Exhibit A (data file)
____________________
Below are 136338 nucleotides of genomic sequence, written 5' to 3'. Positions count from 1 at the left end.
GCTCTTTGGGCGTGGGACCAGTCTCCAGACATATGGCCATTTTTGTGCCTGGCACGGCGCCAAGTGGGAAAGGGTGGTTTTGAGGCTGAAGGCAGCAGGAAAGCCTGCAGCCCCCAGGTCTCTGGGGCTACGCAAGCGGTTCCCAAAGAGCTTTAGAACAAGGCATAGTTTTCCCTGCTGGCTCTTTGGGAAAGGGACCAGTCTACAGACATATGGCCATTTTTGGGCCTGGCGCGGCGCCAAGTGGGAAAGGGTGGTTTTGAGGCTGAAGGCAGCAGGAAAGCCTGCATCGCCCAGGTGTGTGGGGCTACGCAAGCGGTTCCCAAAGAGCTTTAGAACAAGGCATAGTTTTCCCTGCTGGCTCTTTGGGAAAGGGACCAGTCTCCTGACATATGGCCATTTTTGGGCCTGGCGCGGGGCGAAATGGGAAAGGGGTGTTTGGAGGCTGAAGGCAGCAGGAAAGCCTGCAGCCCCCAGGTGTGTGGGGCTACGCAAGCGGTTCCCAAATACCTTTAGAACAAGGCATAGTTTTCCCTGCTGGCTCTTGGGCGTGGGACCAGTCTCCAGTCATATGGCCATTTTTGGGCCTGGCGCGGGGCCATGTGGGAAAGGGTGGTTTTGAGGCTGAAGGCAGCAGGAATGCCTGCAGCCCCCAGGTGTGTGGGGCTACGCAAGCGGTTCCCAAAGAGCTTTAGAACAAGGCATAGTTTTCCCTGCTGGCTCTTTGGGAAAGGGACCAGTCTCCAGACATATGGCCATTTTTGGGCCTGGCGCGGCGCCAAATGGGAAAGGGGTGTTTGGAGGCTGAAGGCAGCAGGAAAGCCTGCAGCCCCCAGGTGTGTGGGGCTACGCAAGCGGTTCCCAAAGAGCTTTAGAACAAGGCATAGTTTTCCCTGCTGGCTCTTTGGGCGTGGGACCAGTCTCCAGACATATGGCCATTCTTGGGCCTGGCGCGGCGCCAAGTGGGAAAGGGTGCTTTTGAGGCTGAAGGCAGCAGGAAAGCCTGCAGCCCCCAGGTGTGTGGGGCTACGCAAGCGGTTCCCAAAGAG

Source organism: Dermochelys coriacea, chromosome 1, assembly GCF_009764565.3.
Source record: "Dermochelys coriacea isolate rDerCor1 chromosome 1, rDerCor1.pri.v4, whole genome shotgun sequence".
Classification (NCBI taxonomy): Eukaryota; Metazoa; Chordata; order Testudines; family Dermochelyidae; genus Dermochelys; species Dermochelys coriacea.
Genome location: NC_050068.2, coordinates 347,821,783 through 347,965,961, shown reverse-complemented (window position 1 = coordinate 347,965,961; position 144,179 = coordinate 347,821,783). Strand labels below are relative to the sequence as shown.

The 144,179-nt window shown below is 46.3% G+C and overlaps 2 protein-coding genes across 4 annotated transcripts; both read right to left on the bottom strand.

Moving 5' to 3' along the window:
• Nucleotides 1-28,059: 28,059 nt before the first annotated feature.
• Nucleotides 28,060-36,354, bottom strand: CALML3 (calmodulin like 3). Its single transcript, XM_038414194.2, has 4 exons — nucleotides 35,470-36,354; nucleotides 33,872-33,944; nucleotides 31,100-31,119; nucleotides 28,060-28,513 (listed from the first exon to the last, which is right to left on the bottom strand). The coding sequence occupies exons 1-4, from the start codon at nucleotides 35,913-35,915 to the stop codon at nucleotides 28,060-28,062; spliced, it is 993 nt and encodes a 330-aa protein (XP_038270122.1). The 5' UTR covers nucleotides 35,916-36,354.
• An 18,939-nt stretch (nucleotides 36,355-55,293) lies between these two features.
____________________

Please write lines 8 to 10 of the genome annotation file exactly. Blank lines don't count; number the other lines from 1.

Moving 5' to 3' along the window:
• Nucleotides 1-28,059: 28,059 nt before the first annotated feature.
• Nucleotides 28,060-36,354, bottom strand: CALML3 (calmodulin like 3). Its single transcript, XM_038414194.2, has 4 exons — nucleotides 35,470-36,354; nucleotides 33,872-33,944; nucleotides 31,100-31,119; nucleotides 28,060-28,513 (listed from the first exon to the last, which is right to left on the bottom strand). The coding sequence occupies exons 1-4, from the start codon at nucleotides 35,913-35,915 to the stop codon at nucleotides 28,060-28,062; spliced, it is 993 nt and encodes a 330-aa protein (XP_038270122.1). The 5' UTR covers nucleotides 35,916-36,354.